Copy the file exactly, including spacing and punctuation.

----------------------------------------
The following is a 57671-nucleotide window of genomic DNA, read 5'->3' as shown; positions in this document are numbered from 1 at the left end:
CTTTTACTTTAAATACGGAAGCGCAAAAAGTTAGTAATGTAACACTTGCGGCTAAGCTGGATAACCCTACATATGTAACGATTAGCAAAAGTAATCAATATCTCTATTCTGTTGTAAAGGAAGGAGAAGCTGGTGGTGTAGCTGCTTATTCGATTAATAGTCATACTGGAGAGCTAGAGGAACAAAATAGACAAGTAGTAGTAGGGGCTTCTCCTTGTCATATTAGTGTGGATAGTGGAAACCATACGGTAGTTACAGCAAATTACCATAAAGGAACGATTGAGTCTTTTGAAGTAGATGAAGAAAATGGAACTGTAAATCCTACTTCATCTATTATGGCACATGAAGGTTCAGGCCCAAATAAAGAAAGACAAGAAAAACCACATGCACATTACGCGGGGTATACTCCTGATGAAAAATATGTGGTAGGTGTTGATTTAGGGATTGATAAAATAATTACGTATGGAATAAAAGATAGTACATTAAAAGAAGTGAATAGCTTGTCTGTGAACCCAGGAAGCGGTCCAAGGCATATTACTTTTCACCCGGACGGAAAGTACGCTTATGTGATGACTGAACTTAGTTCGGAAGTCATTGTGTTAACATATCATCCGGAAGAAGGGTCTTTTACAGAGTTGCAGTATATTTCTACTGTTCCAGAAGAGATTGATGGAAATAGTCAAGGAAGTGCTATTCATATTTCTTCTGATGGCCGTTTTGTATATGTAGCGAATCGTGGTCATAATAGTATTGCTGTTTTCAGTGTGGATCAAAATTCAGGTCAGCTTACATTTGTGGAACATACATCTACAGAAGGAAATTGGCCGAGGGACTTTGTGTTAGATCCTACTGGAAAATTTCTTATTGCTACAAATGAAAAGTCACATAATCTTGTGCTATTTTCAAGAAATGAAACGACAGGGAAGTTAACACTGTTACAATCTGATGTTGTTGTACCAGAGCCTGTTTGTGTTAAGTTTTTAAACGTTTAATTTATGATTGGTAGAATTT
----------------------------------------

The following is a 57671-nucleotide window of genomic DNA, read 5'->3' as shown; positions in this document are numbered from 1 at the left end:
CTTTTACTTTAAATACGGAAGCGCAAAAAGTTAGTAATGTAACACTTGCGGCTAAGCTGGATAACCCTACATATGTAACGATTAGCAAAAGTAATCAATATCTCTATTCTGTTGTAAAGGAAGGAGAAGCTGGTGGTGTAGCTGCTTATTCGATTAATAGTCATACTGGAGAGCTAGAGGAACAAAATAGACAAGTAGTAGTAGGGGCTTCTCCTTGTCATATTAGTGTGGATAGTGGAAACCATACGGTAGTTACAGCAAATTACCATAAAGGAACGATTGAGTCTTTTGAAGTAGATGAAGAAAATGGAACTGTAAATCCTACTTCATCTATTATGGCACATGAAGGTTCAGGCCCAAATAAAGAAAGACAAGAAAAACCACATGCACATTACGCGGGGTATACTCCTGATGAAAAATATGTGGTAGGTGTTGATTTAGGGATTGATAAAATAATTACGTATGGAATAAAAGATAGTACATTAAAAGAAGTGAATAGCTTGTCTGTGAACCCAGGAAGCGGTCCAAGGCATATTACTTTTCACCCGGACGGAAAGTACGCTTATGTGATGACTGAACTTAGTTCGGAAGTCATTGTGTTAACATATCATCCGGAAGAAGGGTCTTTTACAGAGTTGCAGTATATTTCTACTGTTCCAGAAGAGATTGATGGAAATAGTCAAGGAAGTGCTATTCATATTTCTTCTGATGGCCGTTTTGTATATGTAGCGAATCGTGGTCATAATAGTATTGCTGTTTTCAGTGTGGATCAAAATTCAGGTCAGCTTACATTTGTGGAACATACATCTACAGAAGGAAATTGGCCGAGGGACTTTGTGTTAGATCCTACTGGAAAATTTCTTATTGCTACAAATGAAAAGTCACATAATCTTGTGCTATTTTCAAGAAATGAAACGACAGGGAAGTTAACACTGTTACAATCTGATGTTGTTGTACCAGAGCCTGTTTGTGTTAAGTTTTTAAACGTTTAATTTATGATTGGTAGAATTT